‘No not a bit of it Dave,’ said Roy. ’They were all the same size and nice ones too. None of them were small and it was my job to ferry them all down to the Cricket Field Stand in the small van we had. It took about 5 journeys there were that many. And then I had to lay them all out in the long corridor that went the length of the Cricket Field Stand. It was always cold in there as well especially in late December so there they lay until they were collected. It was quite a sight as well, 60 or so Turkeys all laid out down the floor from one end to the other.’
Smart businessman was our Bob though, they weren’t exactly free; the club paid him for them.
Roy would get a Christmas bonus too in his pay packet with an accompanying letter beginning Dear Roy:
On behalf of our Directors and myself I send you this short letter to indicate our sincere and grateful thanks for all your work for the club during the past 12 months. At this stage it is our opinion that we possess a work force which is second to none in these very trying and difficult days and quite candidly we are proud of you. We trust in the coming Christmas time you will be able to enjoy yourself and finally please accept as a token of our appreciation the value of one half of one week’s salary.
It was dated 11 December, 1980, and these were indeed the bad times of poor results, falling gates, unpaid bills, clamouring creditors, disgruntled supporters and a critical press. Lord had just a year remaining.
Next up was Middlesbrough and out of nowhere they had emerged as the club to dislike. Their fans had made fun of Dyche when he’d been up there as part of a recent commentary team. Their manager Karanka had said truly daft things about Burnley when the two clubs had met at Turf Moor last in the Championship; that if he’d had the money Burnley had he’d have had Burnley promoted by February or something like that. Once upon a time they were a club that were ‘just there’. Not a club you gave any great thought to, certainly not an interesting club, just a club that was dull and boring up in the cold, drab north-east. Their mid-fielder de Roon was now saying he wanted three points from Burnley as a Christmas present; just the kind of remark that the opposing manager might pin up on the dressing room wall to gee up the troops.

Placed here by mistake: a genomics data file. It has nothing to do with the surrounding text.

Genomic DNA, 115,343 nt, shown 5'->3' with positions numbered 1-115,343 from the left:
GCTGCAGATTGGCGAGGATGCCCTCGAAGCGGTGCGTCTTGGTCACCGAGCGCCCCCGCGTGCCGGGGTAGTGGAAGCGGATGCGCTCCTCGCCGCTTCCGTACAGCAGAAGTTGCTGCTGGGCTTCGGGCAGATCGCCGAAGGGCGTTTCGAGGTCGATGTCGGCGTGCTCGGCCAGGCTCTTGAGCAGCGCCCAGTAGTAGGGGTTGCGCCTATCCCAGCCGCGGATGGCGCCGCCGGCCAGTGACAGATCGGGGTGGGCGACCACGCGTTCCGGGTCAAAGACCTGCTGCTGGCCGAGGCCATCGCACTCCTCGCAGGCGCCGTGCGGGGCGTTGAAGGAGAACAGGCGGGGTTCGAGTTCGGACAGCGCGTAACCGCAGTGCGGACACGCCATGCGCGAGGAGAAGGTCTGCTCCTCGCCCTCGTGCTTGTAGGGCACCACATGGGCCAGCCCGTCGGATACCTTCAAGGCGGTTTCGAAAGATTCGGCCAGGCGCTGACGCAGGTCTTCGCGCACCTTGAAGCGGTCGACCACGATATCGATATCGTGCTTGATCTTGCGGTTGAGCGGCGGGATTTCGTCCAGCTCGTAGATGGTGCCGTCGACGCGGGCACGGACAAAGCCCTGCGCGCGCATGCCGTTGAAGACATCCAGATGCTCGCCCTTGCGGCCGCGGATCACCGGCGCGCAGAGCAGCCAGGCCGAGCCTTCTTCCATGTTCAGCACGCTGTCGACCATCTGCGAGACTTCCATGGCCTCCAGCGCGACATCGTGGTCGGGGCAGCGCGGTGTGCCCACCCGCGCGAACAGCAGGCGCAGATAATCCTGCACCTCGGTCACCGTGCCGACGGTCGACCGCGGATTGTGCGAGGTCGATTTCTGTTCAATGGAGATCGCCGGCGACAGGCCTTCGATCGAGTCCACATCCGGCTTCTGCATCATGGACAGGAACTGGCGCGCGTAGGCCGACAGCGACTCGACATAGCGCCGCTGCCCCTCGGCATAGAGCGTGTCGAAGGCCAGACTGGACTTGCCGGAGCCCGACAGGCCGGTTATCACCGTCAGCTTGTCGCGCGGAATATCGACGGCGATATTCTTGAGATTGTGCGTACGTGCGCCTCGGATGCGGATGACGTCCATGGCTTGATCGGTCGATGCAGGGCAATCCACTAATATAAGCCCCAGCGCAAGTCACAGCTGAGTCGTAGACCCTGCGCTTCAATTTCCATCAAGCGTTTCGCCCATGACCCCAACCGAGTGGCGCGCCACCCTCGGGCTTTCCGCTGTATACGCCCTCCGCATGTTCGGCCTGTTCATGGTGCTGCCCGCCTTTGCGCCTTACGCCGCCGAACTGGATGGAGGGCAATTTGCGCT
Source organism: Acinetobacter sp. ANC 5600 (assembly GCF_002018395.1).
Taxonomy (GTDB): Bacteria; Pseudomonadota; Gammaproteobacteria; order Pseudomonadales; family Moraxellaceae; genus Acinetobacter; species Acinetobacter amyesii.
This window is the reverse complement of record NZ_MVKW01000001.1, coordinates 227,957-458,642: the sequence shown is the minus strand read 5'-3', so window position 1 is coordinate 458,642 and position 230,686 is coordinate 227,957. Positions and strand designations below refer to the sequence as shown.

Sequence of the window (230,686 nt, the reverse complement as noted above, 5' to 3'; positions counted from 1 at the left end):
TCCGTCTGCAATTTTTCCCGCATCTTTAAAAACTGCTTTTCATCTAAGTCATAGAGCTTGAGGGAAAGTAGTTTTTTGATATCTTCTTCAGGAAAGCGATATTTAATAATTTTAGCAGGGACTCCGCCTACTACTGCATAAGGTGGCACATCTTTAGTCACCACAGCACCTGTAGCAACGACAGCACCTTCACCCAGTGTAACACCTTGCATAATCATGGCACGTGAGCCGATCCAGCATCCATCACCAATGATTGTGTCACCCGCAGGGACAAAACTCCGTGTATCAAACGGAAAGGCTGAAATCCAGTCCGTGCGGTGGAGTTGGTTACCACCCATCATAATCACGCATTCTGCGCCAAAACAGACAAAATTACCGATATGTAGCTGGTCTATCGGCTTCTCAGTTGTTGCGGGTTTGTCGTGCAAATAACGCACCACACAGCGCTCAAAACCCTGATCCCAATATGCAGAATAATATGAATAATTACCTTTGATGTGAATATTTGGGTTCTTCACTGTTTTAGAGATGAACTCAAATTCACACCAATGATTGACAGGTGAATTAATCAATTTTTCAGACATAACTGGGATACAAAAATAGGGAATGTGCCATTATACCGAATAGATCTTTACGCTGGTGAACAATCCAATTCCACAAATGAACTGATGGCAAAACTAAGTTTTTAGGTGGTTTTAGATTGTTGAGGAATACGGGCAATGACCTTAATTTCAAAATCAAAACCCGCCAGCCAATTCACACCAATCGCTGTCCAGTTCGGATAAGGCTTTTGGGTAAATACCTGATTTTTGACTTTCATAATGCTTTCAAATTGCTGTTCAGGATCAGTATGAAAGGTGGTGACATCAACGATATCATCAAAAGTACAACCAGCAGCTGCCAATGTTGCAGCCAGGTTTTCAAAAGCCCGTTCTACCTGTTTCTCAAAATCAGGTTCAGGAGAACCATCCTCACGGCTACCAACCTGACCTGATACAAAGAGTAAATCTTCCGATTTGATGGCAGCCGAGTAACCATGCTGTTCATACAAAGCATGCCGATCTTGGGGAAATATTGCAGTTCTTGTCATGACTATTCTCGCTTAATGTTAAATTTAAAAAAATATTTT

The word was that a lot of wound-up Boro fans were desperate to beat Burnley but it was hard to see quite where this rivalry was coming from other than Karanka’s provocation and the Teesside Gazette website. Allegedly according to this there had been simmering sound-bites, dug-out animosity and cyber-sabre rattling from fans fizzing back and forth according to one writer Anthony Vickers. A routine Premier game was as a result being seen as a grudge match and memories were dredged up of a previous encounter in April 2014 when Boro came as party pooper, won 1-0 and celebrated like they’d won the World Cup. If memory serves it was a niggly, grumpy and bad tempered game with diving, shirt pulling and arguing. Ayala was sent off followed by more petulant theatrics, continental histrionics versus good old Lancashire grit.
A Gazette sub-plot pointed to Sean Dyche’s Chesterfield being beaten by Middlesbrough in an FA Cup semi-final. And in addition to that were Karanka’s objections to Dyche talking of Burnley’s lesser spending power and how Derby and Boro were upping the spending cycle, when in fact Karanka retaliated by pointing to Burnley’s parachute payments and the millions they generated. When Burnley drew 1-1 in the recent promotion season with a very late equaliser, and stopped Boro going 4 points clear, it was Karanka who accused Burnley of celebrating like they had won the World Cup.
Derogatory comments about Boro that did do the rounds were undoubtedly not helped by the League decision to have the trophy up at Middlesbrough on the final day when Burnley were down at Charlton. Joey B certainly made a few remarks about it at the final gala dinner at the club; within minutes his comments were on social media. Allegedly a video of the Burnley team on the club coach chanting something highly derogatory about Karanka was also leaked. The esteemed Northern Echo was referring to the ‘festering animosity’ and the game was a sell-out. Boro, a point ahead, were looking to pull away even further. Burnley were simply looking for three points, another case of seeing through the noise, ignoring the hype. Win the points and the rest takes care of itself, the Dyche mantra.